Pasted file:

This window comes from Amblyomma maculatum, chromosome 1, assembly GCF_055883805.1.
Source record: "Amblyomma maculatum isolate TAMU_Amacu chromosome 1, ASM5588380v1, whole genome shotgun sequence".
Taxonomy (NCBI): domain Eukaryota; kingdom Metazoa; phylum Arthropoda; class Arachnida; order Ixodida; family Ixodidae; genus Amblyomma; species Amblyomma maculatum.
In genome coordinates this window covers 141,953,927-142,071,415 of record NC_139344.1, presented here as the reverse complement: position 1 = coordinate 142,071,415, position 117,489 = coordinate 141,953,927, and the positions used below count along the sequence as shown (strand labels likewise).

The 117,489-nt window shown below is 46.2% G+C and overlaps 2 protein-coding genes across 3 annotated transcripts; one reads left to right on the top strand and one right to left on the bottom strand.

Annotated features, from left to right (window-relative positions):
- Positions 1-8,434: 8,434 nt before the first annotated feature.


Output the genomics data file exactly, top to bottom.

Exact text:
This window comes from Amblyomma maculatum, chromosome 1, assembly GCF_055883805.1.
Source record: "Amblyomma maculatum isolate TAMU_Amacu chromosome 1, ASM5588380v1, whole genome shotgun sequence".
Taxonomy (NCBI): domain Eukaryota; kingdom Metazoa; phylum Arthropoda; class Arachnida; order Ixodida; family Ixodidae; genus Amblyomma; species Amblyomma maculatum.
In genome coordinates this window covers 141,953,927-142,071,415 of record NC_139344.1, presented here as the reverse complement: position 1 = coordinate 142,071,415, position 117,489 = coordinate 141,953,927, and the positions used below count along the sequence as shown (strand labels likewise).

The 117,489-nt window shown below is 46.2% G+C and overlaps 2 protein-coding genes across 3 annotated transcripts; one reads left to right on the top strand and one right to left on the bottom strand.

Annotated features, from left to right (window-relative positions):
- Positions 1-8,434: 8,434 nt before the first annotated feature.